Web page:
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Something Special: Stessl Platerix II 520
  |  First Published: January 2010



Stessl boats has undergone something of a revolution in recent times. Changes in overall design have introduced new models emphasising contemporary styling and increased fishability, while enhanced manufacturing techniques have ensured stronger structural design and components.

The Stessl Trophy 520 centre console is an example of the company's new design and construction system the company refers to as a Platerix II.

Keel sheets are 4mm thick, side sheets 3mm and the keel of the Trophy is 12mm thick and 100mm deep. For greatest rigidity, the under floor stringer system features a maximum unsupported distance of 390mm within the grid formation.

Welds are continuous, smoothed and designed to eliminate all vibration. The overall result is a smoother, quieter and much stronger craft than the Stessls we knew of old.

The ride has also undergone transformation, with an increase in the transom deadrise and fairly substantial reversed chines.

5.2m of fun

The new Stessl was tested in quiet conditions within the bar and somewhat more boisterous seas outside the Gold Coast Seaway.

At 480kg this craft is no lightweight but the 90hp Suzuki had more than enough power.

Launching from the Swiftco multi-roller trailer required no more than immersion half-way up the wheel plus a small shove.

There are 13 cross ribs in the hull, which sports a smooth finish, detailed paintwork and neat, well-trimmed upholstery embossed with a stylish Stessl logo.

This is essentially a blue water boat with 700mm of freeboard, a full-height transom and a combination of good seakeeping plus great stability. With two of us at the thigh-high port gunwale there was virtually no lean and almost none when we sat on the 30cm wide side decks. Full marks for stability!

There is an elevated foredeck with under-floor storage. There is a high bow rail and generous anchor storage aft of the bowsprit and roller.

The centre console has a grab rail plus a folding upper section. The skipper enjoys the comfort of a seat with full backrest and passengers have a two-person bolster seat on a drained storage box.

The two-level console features a compass and multi-gauge on the upper dash section with plenty of room for a sounder/GPS unit and other ele3ctronics.

Engine controls were easily reached on the lower section. The wheel is obviously central with a Fusion stereo system and Navman VHF radio to port. The usual array of switches was to starboard.

Aft of the console is sufficient fishing room for at least four anglers to work in harmony. Features here included an in-floor storage area, 2m-long side pockets (deck wash in the starboard unit), grab handles and three rod holders per side on the wide side decks. A folding two-person seat to starboard came with a well-upholstered backrest.

To port is the craft's well sealed (recessed) boarding gate and associated ladder and rail, which had a decent step to allow people onto the carpeted floor of the Trophy. The step also extended full length across the transom area to form an elevated shelf for the engine battery.

As expected in a serious fishing rig, the boat also featured a bait station complete with lower tray, livewell and rod holders.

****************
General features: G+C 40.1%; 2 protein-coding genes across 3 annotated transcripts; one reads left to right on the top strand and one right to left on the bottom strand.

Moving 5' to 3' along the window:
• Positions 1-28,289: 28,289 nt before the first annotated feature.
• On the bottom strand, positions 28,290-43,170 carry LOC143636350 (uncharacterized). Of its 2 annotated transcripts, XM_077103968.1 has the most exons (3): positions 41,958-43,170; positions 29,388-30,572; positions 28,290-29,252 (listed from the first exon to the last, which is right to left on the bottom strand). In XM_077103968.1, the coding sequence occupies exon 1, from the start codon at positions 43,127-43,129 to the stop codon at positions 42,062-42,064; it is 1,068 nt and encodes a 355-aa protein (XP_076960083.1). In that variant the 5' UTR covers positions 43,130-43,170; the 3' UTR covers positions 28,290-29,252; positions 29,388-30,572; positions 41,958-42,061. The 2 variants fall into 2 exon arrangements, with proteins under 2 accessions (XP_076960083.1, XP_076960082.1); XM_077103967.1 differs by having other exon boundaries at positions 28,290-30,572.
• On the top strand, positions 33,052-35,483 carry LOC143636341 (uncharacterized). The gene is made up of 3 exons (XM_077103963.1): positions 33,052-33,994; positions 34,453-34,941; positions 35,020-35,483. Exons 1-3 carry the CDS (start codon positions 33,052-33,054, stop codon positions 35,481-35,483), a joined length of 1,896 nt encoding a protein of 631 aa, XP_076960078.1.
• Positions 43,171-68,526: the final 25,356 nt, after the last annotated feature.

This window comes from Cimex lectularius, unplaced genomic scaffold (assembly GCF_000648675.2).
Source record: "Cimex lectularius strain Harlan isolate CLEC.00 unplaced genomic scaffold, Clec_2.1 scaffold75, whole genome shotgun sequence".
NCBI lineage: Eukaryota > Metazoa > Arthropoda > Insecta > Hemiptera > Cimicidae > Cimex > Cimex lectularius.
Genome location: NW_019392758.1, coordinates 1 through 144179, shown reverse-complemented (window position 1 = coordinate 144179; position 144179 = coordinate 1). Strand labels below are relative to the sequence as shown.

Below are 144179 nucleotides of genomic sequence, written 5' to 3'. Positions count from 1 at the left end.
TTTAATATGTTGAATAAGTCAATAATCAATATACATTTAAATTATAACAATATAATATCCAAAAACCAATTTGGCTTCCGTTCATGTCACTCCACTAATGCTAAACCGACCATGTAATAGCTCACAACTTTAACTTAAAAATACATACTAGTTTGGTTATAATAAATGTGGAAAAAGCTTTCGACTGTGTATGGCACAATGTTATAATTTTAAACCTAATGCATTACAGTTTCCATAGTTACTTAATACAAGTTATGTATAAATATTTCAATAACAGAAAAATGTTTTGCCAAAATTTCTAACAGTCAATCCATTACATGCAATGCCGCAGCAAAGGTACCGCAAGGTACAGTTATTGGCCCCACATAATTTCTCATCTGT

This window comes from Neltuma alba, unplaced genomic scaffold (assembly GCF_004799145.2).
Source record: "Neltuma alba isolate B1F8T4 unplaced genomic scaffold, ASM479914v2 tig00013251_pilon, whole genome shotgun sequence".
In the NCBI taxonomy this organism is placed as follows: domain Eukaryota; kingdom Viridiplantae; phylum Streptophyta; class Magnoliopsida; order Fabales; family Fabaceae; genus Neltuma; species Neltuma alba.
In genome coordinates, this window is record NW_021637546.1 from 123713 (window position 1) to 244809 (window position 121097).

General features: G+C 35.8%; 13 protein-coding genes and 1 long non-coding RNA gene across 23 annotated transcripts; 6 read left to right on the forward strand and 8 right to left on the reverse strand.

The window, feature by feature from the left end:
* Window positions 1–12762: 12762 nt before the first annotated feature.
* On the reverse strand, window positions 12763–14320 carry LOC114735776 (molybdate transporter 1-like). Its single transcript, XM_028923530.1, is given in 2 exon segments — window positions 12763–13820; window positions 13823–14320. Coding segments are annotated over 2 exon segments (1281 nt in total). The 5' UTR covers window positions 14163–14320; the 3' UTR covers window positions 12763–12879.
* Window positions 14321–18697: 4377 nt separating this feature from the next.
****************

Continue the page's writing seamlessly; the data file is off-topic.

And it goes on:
Top power

The 5.2 Trophy is designed to perform with engines from 70hp to 90hp and the 90hp Suzuki four-stroke fitted was a fine match for power and balance and sat level in the water.

Rising to the plane at just 9.7 knots (18kmh) at 3000rpm, the Trophy settled into a very smooth cruise at 20.6 knots (38.2kmh) at 4000rpm. At 5000rpm we saw 26.2 knots (48.6kmh) on the Eagle handheld GPS unit with 5500rpm giving 28.6 knots (53.1kmh).

The engine was not run in, so WOT speeds were not tested but the responsiveness of the Suzuki was pleasing. Few would be dissatisfied with the smoothness and easy power of the 90hp four-stroke.

Ride on the Broadwater was gentle and quiet, thanks to the hull design and underfloor flotation material and as we headed out through the Seaway into the blue water, the Trophy really came alive.

Low swells were taken with the greatest of ease with no impact or jarring of. The very high sided hull with its pronounced bow shear should provide ample seakeeping in reasonable offshore conditions.

At rest on the ocean, the Trophy sat quite steadily with no tendency to pitch or roll, thanks to a new wide reverse chines and the fairly moderate vee of the hull.

Handling was quite user-friendly. The rig came equipped with non-feedback steering (hydraulic steering is standard on the 5.5 and 6.0m Trophies) and was quite responsive to the helm at virtually any speed.

Running down and across swells offshore caused no hint of broaching or other undesirable handling traits.

Heading back to the ramp, I reflected on what the new Stessl Trophy centre console had to offer. The internal and external finish had improved; the overall build quality appeared to be substantially upgraded; and there was no shortage of features to make fishing in lake, river, or ocean an absolute pleasure.

The ride was excellent, with stability assured. Overall, this is a good all rounder.

Options on the test rig included the bait board, deck wash, rear lounge, transom door and underfloor kill tank. All Trophies will come with a sounder, although the test rig did not feature one. And at around $36,795 as tested, it’s very well priced in today's market.Alternatively, a standard rig could come in around $32,900.

Facts

Specifications

Length:5.2m
Beam:2.4m
Weight:480kg (hull)
Deadrise:12°
Power:70-90hp
Power fitted:90hp Suzuki stroke
Fuel:115L
Towing:Family six sedan or wagon

Reads: 2172

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